Welcome to Audiofemme’s monthly record review column, Musique Boutique, written by music journo vet Gillian G. Gaar. Every fourth Monday, Musique Boutique offers a cross-section of noteworthy reissues and new releases guaranteed to perk up your ears.
Canada’s Partner have returned with their second full-length album, Don’t Give Up (You’ve Changed Records). But perhaps the best way to be introduced to their music is by checking out their fiendishly clever videos first. The bright and sparkly “Hello and Welcome” opens the album, and the animated video transforms co-founders Josée Caron and Lucy Niles (lead and rhythm guitar, respectively, though they also play other instruments) into glam rock superstars, who enthusiastically assure you their latest work will deliver plenty of great times: “It’s really gonna be like a show you won’t have to leave your house to go!” Then they blast off into outer space and get abducted by aliens. You’ll experience that kind of playfulness throughout the record.
Or how about “Big Gay Hands,” a nice chunky rocker about finding romance at the local tavern (the singer becomes enamored by the skill with which another woman wields her pool cue), matched by a video where colorfully dressed-up hands take center stage. What’s the secret behind their thick, sweet guitar sound? You’ll find the origin story in “Honey,” a song with a monster hook, and a video that has Caron and Niles wreaking havoc in their rehearsal space, playing 10 different characters between them (Caron’s bee outfit is especially fetching).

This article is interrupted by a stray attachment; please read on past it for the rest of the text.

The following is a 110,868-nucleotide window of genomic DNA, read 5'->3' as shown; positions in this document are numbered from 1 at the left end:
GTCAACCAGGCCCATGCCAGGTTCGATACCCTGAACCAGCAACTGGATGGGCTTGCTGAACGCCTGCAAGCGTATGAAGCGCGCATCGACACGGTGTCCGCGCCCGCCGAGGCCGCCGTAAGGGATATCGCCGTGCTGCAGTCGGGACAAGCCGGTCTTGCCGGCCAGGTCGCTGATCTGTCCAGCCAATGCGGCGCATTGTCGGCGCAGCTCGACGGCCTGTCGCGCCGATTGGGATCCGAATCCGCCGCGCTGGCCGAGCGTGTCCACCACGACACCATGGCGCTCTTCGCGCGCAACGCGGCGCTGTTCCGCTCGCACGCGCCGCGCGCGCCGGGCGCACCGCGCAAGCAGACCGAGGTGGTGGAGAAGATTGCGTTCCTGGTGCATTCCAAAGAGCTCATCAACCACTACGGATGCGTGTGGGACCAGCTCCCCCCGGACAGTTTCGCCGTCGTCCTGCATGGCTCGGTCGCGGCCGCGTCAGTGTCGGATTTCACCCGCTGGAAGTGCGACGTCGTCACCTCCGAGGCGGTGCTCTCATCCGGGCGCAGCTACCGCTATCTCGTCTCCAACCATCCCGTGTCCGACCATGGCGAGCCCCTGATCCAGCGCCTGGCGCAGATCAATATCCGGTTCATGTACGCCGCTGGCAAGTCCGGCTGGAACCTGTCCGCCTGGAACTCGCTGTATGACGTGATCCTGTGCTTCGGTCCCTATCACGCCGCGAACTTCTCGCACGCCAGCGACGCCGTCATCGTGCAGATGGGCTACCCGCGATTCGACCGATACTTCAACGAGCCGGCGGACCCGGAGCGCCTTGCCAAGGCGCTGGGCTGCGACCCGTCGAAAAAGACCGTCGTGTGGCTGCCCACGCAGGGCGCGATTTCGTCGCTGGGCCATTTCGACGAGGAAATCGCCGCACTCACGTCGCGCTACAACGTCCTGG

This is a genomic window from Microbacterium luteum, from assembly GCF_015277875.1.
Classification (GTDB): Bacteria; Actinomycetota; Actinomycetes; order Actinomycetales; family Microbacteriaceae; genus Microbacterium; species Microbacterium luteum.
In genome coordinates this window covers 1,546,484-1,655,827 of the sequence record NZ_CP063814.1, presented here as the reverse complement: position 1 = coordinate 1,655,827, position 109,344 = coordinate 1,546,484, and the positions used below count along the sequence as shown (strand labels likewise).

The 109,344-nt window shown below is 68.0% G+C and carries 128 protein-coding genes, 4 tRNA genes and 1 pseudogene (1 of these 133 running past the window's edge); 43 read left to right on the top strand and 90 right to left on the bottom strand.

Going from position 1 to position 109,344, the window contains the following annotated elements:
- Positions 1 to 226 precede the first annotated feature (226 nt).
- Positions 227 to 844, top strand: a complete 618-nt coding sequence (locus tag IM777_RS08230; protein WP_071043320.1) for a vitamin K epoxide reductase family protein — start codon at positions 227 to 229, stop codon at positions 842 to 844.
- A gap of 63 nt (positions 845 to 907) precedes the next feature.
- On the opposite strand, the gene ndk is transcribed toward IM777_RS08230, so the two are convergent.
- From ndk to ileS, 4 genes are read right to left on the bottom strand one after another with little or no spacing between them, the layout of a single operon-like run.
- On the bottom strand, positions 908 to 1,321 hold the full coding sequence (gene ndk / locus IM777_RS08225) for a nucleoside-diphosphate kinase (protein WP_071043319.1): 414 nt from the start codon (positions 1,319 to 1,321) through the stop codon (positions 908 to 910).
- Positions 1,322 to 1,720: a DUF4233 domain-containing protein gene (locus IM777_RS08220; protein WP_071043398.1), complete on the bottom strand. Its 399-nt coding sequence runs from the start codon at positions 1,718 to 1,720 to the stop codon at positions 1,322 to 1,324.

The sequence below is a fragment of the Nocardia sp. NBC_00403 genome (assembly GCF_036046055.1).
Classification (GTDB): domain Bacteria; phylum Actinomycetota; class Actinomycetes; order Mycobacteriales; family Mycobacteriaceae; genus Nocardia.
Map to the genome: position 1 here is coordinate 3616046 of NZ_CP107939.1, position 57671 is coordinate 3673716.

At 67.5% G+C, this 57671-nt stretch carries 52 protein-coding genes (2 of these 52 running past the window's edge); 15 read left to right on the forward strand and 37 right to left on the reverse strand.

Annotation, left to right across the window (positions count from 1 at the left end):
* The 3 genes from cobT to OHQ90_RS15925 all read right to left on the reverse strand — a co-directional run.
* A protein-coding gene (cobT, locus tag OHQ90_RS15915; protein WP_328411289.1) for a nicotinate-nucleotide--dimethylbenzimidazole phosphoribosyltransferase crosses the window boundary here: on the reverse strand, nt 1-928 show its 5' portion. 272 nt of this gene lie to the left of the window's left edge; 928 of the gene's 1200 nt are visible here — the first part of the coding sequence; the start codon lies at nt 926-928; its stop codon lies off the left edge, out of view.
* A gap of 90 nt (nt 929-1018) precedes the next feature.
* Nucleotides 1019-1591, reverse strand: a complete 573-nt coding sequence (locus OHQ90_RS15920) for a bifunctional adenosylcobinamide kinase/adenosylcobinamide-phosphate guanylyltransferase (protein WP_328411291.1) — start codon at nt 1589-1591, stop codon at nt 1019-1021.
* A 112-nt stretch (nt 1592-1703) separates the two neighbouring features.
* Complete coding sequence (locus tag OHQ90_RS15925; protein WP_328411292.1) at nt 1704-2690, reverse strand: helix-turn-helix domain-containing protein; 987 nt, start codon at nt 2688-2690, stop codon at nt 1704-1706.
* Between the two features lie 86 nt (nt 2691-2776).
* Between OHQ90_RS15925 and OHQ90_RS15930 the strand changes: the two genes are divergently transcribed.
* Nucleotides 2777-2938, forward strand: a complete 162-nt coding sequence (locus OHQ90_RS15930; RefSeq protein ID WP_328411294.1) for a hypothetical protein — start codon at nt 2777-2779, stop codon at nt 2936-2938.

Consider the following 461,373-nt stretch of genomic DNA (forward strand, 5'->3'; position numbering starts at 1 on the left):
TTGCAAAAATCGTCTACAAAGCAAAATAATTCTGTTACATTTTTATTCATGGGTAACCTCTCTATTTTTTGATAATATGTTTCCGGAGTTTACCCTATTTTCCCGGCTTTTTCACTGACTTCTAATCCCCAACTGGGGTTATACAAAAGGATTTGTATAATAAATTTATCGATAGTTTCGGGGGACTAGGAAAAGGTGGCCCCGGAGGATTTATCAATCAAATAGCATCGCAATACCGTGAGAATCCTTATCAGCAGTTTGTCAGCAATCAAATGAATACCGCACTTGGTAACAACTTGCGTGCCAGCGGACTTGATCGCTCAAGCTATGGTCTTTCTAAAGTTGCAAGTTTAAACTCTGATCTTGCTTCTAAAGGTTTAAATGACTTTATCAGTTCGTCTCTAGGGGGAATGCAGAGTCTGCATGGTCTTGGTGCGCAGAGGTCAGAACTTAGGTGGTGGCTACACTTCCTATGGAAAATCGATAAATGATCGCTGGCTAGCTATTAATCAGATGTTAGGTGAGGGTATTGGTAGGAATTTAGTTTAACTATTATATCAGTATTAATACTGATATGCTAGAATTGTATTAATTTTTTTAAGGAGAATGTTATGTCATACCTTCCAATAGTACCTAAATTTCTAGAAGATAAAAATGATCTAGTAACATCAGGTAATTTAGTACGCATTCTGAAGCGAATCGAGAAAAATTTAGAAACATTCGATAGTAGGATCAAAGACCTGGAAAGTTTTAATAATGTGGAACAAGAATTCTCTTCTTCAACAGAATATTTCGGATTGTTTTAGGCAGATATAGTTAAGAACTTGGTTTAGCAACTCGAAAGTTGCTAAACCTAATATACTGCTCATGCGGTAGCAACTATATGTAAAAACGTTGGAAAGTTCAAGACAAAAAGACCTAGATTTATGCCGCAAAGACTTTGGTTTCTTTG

Having worked with other musicians in the past, Caron and Nile scaled back to themselves and drummer Simone TB for this release. This is indie rock with plenty of heart and soul, whether the mood’s giddy or glum. “Couldn’t Forget” is a raucous love song that unexpectedly veers into country rock. “Good Place to Hide” was influenced by the band’s love of Rush (they’ve previously covered “Limelight”) and reveals the classic rock underpinnings that are evident throughout the album. “Roller Coaster (Life Is One)” is a contemplative piece, starting out as a piano-based number before exploding into the guitar action of the chorus, with a lyric about finding your way through troubled times. “Here I Am World” is a deceptively upbeat number about trying to understand the purpose of it all. “Crocodiles” is the dazzling closer, a song about avoiding pitfalls, that vaults from the low-key guitar strumming of the beginning to cascading walls of sound.
Above all, Partner finds salvation in rock ‘n’ roll. The cheery, propulsive “Rock is My Rock” is their manifesto, distilling all that’s great about it in a concise two minutes and 19 seconds. Partner gets right to the heart of the matter, shakes you up, and has a good time doing it.
“It’s hard to sing while wearing masks.” Welcome to the spooky, surreal cabaret hosted by the Dust Bowl Faeries, where you can expect the unexpected. Their latest LP, The Plague Garden, draws on the sounds of past to create music that has a powerful resonance in modern times.